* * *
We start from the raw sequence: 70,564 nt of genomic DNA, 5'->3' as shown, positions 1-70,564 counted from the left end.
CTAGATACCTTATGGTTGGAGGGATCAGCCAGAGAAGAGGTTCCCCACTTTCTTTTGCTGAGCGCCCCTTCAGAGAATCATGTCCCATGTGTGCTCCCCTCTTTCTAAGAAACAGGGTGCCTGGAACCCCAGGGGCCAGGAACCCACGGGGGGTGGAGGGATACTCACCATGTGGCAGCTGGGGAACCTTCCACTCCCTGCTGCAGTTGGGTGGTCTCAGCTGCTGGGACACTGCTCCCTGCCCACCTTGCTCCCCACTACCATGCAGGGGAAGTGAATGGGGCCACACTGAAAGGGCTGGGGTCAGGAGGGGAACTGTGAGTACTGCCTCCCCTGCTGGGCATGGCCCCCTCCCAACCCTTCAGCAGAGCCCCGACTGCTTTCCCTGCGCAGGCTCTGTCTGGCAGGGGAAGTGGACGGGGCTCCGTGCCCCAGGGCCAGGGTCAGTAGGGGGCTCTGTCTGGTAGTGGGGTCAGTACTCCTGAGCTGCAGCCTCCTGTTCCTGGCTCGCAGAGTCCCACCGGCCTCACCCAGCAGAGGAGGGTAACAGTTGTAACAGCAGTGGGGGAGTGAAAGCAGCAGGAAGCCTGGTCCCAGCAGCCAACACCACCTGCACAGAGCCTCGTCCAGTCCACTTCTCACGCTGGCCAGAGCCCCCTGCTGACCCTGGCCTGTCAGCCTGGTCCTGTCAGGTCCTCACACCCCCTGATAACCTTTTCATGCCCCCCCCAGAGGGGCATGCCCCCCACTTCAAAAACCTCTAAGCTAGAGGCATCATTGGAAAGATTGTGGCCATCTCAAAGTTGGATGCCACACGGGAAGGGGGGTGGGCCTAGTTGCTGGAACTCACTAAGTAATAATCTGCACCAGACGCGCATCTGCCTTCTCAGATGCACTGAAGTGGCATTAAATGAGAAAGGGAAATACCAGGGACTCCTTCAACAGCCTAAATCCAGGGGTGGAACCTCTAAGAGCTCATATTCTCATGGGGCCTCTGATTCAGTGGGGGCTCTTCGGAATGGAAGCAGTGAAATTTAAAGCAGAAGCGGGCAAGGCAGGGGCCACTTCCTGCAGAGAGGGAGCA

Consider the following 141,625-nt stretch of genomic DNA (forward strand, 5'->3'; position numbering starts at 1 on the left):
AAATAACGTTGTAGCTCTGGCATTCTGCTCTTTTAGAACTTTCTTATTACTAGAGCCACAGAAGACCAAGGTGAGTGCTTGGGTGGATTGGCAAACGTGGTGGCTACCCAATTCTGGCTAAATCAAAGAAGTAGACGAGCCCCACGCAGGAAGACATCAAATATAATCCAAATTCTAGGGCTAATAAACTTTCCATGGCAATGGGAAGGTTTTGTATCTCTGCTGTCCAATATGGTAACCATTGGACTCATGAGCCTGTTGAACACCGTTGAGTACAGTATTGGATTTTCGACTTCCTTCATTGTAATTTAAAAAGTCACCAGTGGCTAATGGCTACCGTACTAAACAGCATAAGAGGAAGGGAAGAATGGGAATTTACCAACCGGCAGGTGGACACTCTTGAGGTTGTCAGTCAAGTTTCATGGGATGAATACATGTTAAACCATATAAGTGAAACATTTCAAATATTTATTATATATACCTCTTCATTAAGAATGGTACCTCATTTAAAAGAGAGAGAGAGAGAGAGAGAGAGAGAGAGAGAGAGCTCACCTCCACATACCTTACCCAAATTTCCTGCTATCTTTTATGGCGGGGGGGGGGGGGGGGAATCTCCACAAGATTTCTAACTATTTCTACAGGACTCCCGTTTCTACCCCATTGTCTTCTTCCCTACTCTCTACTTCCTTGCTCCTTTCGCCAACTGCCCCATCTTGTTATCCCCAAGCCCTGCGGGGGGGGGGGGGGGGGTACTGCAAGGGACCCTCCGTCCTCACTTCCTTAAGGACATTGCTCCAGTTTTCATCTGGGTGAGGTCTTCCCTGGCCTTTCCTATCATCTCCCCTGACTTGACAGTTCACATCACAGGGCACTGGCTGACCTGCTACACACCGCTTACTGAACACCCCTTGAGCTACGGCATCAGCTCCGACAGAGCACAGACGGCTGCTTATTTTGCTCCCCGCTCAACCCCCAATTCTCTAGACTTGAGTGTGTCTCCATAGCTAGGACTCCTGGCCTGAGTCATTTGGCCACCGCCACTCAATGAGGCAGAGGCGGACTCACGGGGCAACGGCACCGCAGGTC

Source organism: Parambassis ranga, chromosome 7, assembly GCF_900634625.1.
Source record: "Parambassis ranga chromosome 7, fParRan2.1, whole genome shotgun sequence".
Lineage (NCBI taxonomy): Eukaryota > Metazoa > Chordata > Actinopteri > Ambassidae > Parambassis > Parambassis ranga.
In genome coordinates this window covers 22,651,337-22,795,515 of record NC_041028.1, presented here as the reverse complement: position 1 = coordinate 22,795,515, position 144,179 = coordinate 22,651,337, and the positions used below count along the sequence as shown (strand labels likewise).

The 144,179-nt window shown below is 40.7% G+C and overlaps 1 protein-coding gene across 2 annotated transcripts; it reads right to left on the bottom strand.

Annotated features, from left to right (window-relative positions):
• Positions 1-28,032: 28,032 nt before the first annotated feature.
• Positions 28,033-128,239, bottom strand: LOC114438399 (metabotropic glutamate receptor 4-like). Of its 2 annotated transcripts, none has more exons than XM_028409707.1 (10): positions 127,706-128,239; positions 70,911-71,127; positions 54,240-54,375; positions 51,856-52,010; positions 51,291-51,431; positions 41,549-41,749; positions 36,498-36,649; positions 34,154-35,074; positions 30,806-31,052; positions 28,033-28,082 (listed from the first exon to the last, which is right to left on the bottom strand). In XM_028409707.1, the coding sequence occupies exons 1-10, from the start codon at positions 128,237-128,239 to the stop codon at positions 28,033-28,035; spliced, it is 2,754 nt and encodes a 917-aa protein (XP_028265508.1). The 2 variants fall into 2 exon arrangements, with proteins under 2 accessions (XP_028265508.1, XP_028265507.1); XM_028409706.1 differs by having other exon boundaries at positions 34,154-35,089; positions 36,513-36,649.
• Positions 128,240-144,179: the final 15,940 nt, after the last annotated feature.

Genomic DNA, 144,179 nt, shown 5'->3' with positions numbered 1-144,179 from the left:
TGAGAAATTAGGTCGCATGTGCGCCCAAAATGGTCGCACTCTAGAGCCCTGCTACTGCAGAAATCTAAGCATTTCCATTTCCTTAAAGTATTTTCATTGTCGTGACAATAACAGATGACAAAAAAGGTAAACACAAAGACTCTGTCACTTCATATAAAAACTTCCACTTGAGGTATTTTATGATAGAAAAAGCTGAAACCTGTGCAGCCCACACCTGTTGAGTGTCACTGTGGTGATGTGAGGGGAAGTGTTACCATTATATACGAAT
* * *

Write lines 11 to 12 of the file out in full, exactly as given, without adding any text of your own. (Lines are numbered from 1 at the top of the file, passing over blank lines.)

• Positions 1-28,032: 28,032 nt before the first annotated feature.
• Positions 28,033-128,239, bottom strand: LOC114438399 (metabotropic glutamate receptor 4-like). Of its 2 annotated transcripts, none has more exons than XM_028409707.1 (10): positions 127,706-128,239; positions 70,911-71,127; positions 54,240-54,375; positions 51,856-52,010; positions 51,291-51,431; positions 41,549-41,749; positions 36,498-36,649; positions 34,154-35,074; positions 30,806-31,052; positions 28,033-28,082 (listed from the first exon to the last, which is right to left on the bottom strand). In XM_028409707.1, the coding sequence occupies exons 1-10, from the start codon at positions 128,237-128,239 to the stop codon at positions 28,033-28,035; spliced, it is 2,754 nt and encodes a 917-aa protein (XP_028265508.1). The 2 variants fall into 2 exon arrangements, with proteins under 2 accessions (XP_028265508.1, XP_028265507.1); XM_028409706.1 differs by having other exon boundaries at positions 34,154-35,089; positions 36,513-36,649.